Testaverde has an eye on Feb. 13, which is the day unrestricted free agents can begin shopping their services around the league.

He said he wants the Ravens to contact him around that time to inform him of his status. If they decide not to retain him, the Ravens could attempt to trade Testaverde or they could release him. If they choose the waiver route, the Ravens would most likely wait until after June 1, since it would cost them $1.6 million in salary cap funds, as opposed to $4.3 million if they cut Testaverde before June 1.

"If I do [ask for a trade], it certainly would be a distraction to the team if they brought me back, but it's hard to say right now," Testaverde said. "I was hoping someone from the organization would call me today to let me know what's going on. That didn't happen. That's their prerogative, and the way they choose to do business."

Team owner Art Modell downplayed the controversy, saying he sensed "an ambivalence" in Kelly, regarding his desire to return to the playing field.

"We don't give commitments [regarding positions] to anybody on this team," Modell said. "As far as we're concerned, [Testaverde] is coming back. He's under contract. If he has other thoughts, he'll express them to us in due course. It would be a mistake to say that Vinny Testaverde is past news."

The Ravens officially made the 35-year-old Byner past news yesterday, although Modell said the team has invited Byner to work here in a coaching or personnel capacity. In the meantime, Byner, who did not return phone calls yesterday, is expected to talk with Kansas City about playing there.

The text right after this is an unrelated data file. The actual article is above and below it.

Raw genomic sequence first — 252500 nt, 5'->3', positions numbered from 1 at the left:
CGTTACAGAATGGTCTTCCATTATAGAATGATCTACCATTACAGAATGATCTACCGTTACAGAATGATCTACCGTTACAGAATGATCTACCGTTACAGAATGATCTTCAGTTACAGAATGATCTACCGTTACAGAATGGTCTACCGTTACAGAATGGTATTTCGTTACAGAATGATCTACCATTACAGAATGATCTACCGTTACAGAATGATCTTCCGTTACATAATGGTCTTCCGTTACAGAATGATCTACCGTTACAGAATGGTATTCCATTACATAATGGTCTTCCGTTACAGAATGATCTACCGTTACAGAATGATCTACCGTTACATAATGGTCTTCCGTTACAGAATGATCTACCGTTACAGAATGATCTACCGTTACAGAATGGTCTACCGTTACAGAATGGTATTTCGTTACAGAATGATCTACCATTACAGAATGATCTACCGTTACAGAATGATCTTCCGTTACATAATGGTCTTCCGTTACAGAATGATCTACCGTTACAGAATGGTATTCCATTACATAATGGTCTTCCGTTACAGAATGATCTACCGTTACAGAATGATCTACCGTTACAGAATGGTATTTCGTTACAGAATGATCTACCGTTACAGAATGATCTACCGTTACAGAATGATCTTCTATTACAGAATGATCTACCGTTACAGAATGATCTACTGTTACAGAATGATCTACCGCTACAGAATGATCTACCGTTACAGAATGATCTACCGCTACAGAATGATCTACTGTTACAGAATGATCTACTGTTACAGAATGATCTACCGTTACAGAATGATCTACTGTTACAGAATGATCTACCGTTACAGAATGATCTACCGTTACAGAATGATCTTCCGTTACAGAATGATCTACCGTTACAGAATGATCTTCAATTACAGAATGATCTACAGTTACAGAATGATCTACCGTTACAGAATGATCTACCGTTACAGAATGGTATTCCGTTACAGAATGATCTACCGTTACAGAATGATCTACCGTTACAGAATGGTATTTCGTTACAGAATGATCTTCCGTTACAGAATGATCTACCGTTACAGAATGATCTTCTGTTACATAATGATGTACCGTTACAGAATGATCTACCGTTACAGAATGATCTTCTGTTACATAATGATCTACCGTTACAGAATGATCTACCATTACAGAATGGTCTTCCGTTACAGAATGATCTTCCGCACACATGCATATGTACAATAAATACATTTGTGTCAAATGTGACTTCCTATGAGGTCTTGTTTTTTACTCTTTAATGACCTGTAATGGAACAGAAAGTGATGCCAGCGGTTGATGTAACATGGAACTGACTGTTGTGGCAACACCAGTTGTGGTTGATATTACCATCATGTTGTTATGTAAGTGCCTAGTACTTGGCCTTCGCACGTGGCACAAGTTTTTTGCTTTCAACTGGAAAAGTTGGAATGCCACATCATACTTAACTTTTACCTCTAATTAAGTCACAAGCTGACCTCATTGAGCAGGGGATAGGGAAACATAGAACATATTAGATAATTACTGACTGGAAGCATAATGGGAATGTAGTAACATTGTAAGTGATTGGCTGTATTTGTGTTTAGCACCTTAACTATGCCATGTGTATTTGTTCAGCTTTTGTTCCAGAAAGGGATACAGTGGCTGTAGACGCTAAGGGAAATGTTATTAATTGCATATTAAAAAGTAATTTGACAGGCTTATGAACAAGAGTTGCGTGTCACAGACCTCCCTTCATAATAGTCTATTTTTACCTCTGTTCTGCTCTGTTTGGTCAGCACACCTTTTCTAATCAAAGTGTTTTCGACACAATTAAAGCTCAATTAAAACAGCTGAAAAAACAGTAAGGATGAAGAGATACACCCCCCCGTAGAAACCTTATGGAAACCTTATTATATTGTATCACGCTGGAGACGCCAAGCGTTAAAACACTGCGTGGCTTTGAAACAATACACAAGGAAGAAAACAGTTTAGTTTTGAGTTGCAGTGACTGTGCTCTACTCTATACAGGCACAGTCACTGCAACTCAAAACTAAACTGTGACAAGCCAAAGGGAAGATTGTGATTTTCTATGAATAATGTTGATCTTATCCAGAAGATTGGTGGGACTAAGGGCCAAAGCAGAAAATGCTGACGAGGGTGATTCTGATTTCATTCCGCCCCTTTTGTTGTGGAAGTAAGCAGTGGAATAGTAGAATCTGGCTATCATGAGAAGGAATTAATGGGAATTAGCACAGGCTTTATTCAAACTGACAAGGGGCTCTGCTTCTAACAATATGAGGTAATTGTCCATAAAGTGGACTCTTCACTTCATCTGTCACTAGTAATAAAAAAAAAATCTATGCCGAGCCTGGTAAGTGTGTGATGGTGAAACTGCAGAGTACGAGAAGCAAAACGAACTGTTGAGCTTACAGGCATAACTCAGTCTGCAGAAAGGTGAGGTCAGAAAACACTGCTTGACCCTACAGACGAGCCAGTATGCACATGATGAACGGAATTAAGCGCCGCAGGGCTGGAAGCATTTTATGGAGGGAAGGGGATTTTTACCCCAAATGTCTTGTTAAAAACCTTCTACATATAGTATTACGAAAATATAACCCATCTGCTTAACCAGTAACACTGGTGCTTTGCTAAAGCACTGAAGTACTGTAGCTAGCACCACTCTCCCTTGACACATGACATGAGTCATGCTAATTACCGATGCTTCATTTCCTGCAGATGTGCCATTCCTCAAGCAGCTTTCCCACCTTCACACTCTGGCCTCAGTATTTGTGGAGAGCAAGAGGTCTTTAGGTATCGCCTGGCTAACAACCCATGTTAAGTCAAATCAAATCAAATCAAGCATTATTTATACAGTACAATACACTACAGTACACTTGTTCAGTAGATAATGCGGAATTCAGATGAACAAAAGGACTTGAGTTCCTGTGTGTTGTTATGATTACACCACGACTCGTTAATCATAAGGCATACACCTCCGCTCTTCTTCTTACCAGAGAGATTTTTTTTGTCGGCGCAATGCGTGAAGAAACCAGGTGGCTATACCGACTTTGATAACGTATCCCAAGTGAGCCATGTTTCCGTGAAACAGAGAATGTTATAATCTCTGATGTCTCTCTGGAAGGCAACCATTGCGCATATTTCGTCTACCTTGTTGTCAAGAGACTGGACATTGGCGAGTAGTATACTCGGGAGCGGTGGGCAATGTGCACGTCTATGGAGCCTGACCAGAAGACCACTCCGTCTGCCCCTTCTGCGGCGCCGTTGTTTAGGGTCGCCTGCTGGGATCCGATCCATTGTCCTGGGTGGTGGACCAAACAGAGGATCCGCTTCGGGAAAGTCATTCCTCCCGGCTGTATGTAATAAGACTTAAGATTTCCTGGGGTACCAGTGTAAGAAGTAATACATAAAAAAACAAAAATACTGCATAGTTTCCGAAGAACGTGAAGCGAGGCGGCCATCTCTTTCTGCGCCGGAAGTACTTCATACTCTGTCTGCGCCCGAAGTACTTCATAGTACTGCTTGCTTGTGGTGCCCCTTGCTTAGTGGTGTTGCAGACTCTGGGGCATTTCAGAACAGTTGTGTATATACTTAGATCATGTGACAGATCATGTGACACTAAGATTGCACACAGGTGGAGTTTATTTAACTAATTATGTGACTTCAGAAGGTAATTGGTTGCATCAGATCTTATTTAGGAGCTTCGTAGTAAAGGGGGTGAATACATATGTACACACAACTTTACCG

Byner, reduced to a third-down specialist in recent years, rushed for 313 yards and had 128 receiving yards in 1997. He has 8,261 rushing yards in his career, which began in Cleveland in 1984 and included a Super Bowl victory with Washington seven years later.

"If [Byner] is helping us in a coaching capacity, that's a plus. If he's around our players in any way, that's a plus," Ravens running backs coach Al Lavan said. "He's going to help you. You name the task, he can do it."

The same couldn't be said for Morris, whose off-the-field problems during his two years in Baltimore landed him in a Rockwall County, Texas, jail, where he is serving a four-month sentence for violating his probation stemming from a marijuana possession conviction in 1996.

"I hope he lands on his feet," Modell said of Morris. "He's basically a good guy who needs some direction and discipline. I wish him the very best."

The loss of Byner and Morris leaves the Ravens with a young, thin backfield consisting of Jay Graham, Priest Holmes, Tony Vinson and fullback Kenyon Cotton. Of that group, only Graham (299 yards, two touchdowns) saw substantial playing time, while Holmes and Vinson did not carry the ball.

With the salary cap expected to rise some $13 million and into the $53 million range, the Ravens plan to focus heavily on signing a fullback and a running back through free agency.

Pub Date: 1/29/98